Growth Hacking, Rainmaking and Market Research

There are three types of enterprises: the ones who need growth, the ones who do growth, and the ones who close end of the year. This article is for the ones who feel the need for growth.

We do now Growth Hacking, Rainmaking and Market Research. The first two have a magical sounding names, so belief might help us. Market researchers are just applying standard research methods to questions.

Rainmakers are salespeople who use techniques not directly visible to outsiders to acquire new customers. Rainmaking and market research go hand in hand.

The following chart shows how to lift a small enterprise to another level:

The next step: Market Research, Rainmaking and Growth Hacking
The next step: Market Research, Rainmaking and Growth Hacking

Who looks for Growth Hackers and who for Rainmakers?

Usually start-ups. Survival and growth need exponential growth here. That could double weekly sales. Growth hacking also works for more traditional companies that can expand their production fast enough and still grow their market.

Growth hackers are people who achieve such sales growth using methods that are not directly visible and easy to conceive for the environment. This gives their work something magical.

Traditionally Hacking meant using not necessarely legal methods to gain access to data that is not immediately visible or protected. The hacker searches for loopholes and hidden entrances in computer systems. A growth hacker seeks and finds direct ways into the consciousness and perception of potential customers. This are paths the competitor or late-bloomer in the business says: “If I knew that”. Both Hackers use methods that would require too much technical knowledge and creativity from others.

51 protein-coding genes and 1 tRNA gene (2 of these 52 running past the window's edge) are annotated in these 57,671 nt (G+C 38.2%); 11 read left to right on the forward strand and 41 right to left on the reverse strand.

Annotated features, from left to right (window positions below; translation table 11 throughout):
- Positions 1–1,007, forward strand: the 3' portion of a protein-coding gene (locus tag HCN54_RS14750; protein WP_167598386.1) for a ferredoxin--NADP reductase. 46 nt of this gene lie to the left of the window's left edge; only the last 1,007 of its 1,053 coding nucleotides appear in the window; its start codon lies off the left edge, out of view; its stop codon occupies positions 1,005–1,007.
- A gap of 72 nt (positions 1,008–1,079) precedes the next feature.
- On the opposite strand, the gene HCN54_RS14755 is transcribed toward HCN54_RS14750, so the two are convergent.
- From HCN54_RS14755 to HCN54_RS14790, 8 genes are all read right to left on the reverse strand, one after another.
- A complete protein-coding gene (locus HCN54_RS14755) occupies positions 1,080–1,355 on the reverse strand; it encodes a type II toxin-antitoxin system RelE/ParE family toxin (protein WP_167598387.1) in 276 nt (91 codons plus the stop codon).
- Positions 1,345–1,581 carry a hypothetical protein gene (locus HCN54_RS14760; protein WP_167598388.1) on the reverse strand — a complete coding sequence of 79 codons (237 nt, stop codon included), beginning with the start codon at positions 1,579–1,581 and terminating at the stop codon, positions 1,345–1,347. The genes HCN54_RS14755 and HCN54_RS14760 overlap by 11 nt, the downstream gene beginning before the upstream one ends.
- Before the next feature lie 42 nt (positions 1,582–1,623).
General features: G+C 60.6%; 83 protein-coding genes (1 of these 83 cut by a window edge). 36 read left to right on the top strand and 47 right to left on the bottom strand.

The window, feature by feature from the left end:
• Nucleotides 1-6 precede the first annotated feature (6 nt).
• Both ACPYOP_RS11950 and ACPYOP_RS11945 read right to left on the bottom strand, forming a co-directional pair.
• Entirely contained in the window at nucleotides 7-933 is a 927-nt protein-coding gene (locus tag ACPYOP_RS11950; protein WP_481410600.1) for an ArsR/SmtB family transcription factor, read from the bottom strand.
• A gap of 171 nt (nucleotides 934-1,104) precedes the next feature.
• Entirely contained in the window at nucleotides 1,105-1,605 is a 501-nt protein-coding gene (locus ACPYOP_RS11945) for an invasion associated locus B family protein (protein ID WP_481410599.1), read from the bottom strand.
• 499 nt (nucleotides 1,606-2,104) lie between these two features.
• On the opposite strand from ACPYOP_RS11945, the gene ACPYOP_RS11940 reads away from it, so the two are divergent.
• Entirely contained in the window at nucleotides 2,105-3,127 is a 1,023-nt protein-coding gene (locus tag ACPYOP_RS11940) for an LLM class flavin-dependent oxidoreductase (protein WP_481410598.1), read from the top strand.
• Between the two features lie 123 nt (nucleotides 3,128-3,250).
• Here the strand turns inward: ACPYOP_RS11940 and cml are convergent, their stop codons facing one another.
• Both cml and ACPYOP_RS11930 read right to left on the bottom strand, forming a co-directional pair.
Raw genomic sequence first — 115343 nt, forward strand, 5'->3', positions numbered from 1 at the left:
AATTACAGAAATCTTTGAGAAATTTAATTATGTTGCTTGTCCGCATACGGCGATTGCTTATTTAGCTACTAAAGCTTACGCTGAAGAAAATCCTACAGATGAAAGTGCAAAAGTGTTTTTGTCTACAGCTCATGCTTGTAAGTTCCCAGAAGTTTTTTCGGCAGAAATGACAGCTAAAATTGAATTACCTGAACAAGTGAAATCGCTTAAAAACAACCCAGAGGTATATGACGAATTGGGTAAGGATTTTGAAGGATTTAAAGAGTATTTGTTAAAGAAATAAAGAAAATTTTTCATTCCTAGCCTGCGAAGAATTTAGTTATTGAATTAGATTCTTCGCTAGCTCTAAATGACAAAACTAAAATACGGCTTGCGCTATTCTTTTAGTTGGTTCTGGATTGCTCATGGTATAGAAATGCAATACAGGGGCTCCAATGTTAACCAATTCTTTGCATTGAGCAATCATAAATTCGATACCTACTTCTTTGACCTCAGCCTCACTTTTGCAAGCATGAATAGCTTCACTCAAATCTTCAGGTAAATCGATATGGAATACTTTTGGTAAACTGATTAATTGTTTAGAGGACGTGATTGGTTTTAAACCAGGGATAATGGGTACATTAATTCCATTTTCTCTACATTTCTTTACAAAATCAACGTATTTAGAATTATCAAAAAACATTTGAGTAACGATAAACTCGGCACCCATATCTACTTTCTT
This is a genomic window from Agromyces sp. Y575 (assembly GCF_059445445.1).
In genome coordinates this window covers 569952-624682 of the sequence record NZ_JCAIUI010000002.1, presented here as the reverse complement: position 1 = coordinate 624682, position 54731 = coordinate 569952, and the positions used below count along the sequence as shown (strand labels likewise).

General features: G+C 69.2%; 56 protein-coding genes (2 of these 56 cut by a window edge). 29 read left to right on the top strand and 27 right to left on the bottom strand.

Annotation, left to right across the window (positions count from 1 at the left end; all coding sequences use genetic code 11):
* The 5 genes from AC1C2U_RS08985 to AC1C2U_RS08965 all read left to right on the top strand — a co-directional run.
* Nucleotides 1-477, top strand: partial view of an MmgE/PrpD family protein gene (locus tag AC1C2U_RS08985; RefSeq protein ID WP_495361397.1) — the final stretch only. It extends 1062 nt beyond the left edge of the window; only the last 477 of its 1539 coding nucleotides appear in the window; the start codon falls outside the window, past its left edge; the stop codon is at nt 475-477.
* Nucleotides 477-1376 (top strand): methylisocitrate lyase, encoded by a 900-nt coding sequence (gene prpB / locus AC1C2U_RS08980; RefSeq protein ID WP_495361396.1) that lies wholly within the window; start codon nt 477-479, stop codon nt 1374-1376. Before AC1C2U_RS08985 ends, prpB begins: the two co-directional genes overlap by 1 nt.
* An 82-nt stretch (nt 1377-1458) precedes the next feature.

Rainmakers are more traditional. They have an approach to sales not used in the enterprise beforehand, sometimes they also change the product line. This looks like magic to the employees in the enterprise. They may do own market research or user the services of professional market research analysts.

Extraordinary skills of the growth hacker

He sees unfulfilled human needs. She or he tests that in niche markets there it is possible to see how well a product is being received. Market research can test new products with well-known techniques, for example group discussion or sending out samples and questioning later.

According to Henry Ford, market research and customer suggestions were not the impetus for the development of the then revolutionary Model T, which was built in huge numbers. Customers would have wanted faster horses instead of cars they had never seen before. Growth Hackers and Market Researchers need to be visionaries to see the new product in his best shape.

Growth hacking is referral marketing

Inexpensive and fast customer acquisition cannot circumvent recommendation marketing. People recommend a product to others if it has helped them or arouses enthusiasm. Or if they can earn money with the recommendation.

Free trial access, distribution of samples, influencers, trial lessons, presence on social media – a lot helps a lot, like Germans like to say.

Outdated business models – leave it behind

People like to think that things who were once successful may be worth reviving or continuing. Market research finds if there is still a market for the product.

Rainmaking and Market Research work together

Growth hacking is the product of many ideas and numbers. The firm belief in one’s own success is of no use if all market fundamentals oppose it. For example what to do if an analysis of the Totally Accessible Market shows only limited growth opportunities?

The market researcher also knows the penetration and effect of the individual recommendation or influencer channels and can doreliable tests.